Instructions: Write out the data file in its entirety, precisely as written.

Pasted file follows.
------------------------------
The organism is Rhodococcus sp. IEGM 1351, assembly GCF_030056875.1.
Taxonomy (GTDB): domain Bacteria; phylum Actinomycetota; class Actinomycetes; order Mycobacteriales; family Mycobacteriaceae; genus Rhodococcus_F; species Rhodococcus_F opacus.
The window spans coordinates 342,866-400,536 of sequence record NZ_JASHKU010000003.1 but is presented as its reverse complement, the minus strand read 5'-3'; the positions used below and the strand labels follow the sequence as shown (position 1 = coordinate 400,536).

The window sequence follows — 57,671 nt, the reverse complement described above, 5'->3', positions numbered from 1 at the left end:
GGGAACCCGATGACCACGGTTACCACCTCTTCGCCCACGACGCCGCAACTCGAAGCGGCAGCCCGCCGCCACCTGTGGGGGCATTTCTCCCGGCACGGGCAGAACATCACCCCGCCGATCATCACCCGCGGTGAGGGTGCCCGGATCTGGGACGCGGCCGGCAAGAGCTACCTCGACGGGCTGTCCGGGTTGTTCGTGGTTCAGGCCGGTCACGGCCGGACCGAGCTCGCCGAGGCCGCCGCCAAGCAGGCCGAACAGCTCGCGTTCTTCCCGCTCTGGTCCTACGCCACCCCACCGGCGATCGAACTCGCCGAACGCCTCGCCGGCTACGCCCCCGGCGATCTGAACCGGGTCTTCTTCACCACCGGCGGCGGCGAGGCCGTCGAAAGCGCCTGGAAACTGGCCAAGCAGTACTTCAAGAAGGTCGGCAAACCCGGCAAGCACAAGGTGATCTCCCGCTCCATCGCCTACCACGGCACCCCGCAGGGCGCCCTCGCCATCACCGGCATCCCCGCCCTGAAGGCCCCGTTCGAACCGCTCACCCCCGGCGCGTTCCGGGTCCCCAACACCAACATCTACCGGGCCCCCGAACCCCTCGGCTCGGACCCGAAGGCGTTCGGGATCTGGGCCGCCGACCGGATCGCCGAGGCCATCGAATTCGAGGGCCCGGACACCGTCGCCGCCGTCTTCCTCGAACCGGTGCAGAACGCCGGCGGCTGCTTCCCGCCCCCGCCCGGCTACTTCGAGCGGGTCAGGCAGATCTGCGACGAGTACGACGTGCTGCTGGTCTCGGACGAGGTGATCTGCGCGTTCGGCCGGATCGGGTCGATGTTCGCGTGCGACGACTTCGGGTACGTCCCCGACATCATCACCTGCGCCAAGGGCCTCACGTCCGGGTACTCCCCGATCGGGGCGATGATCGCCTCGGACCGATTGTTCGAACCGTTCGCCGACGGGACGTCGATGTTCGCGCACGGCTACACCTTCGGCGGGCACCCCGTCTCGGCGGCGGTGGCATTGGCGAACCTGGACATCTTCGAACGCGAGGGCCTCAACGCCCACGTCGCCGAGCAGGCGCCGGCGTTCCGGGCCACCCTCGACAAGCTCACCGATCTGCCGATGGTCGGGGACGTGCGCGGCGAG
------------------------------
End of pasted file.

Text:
The organism is Rhodococcus sp. IEGM 1351, assembly GCF_030056875.1.
Taxonomy (GTDB): domain Bacteria; phylum Actinomycetota; class Actinomycetes; order Mycobacteriales; family Mycobacteriaceae; genus Rhodococcus_F; species Rhodococcus_F opacus.
The window spans coordinates 342,866-400,536 of sequence record NZ_JASHKU010000003.1 but is presented as its reverse complement, the minus strand read 5'-3'; the positions used below and the strand labels follow the sequence as shown (position 1 = coordinate 400,536).

The window sequence follows — 57,671 nt, the reverse complement described above, 5'->3', positions numbered from 1 at the left end:
GGGAACCCGATGACCACGGTTACCACCTCTTCGCCCACGACGCCGCAACTCGAAGCGGCAGCCCGCCGCCACCTGTGGGGGCATTTCTCCCGGCACGGGCAGAACATCACCCCGCCGATCATCACCCGCGGTGAGGGTGCCCGGATCTGGGACGCGGCCGGCAAGAGCTACCTCGACGGGCTGTCCGGGTTGTTCGTGGTTCAGGCCGGTCACGGCCGGACCGAGCTCGCCGAGGCCGCCGCCAAGCAGGCCGAACAGCTCGCGTTCTTCCCGCTCTGGTCCTACGCCACCCCACCGGCGATCGAACTCGCCGAACGCCTCGCCGGCTACGCCCCCGGCGATCTGAACCGGGTCTTCTTCACCACCGGCGGCGGCGAGGCCGTCGAAAGCGCCTGGAAACTGGCCAAGCAGTACTTCAAGAAGGTCGGCAAACCCGGCAAGCACAAGGTGATCTCCCGCTCCATCGCCTACCACGGCACCCCGCAGGGCGCCCTCGCCATCACCGGCATCCCCGCCCTGAAGGCCCCGTTCGAACCGCTCACCCCCGGCGCGTTCCGGGTCCCCAACACCAACATCTACCGGGCCCCCGAACCCCTCGGCTCGGACCCGAAGGCGTTCGGGATCTGGGCCGCCGACCGGATCGCCGAGGCCATCGAATTCGAGGGCCCGGACACCGTCGCCGCCGTCTTCCTCGAACCGGTGCAGAACGCCGGCGGCTGCTTCCCGCCCCCGCCCGGCTACTTCGAGCGGGTCAGGCAGATCTGCGACGAGTACGACGTGCTGCTGGTCTCGGACGAGGTGATCTGCGCGTTCGGCCGGATCGGGTCGATGTTCGCGTGCGACGACTTCGGGTACGTCCCCGACATCATCACCTGCGCCAAGGGCCTCACGTCCGGGTACTCCCCGATCGGGGCGATGATCGCCTCGGACCGATTGTTCGAACCGTTCGCCGACGGGACGTCGATGTTCGCGCACGGCTACACCTTCGGCGGGCACCCCGTCTCGGCGGCGGTGGCATTGGCGAACCTGGACATCTTCGAACGCGAGGGCCTCAACGCCCACGTCGCCGAGCAGGCGCCGGCGTTCCGGGCCACCCTCGACAAGCTCACCGATCTGCCGATGGTCGGGGACGTGCGCGGCGAG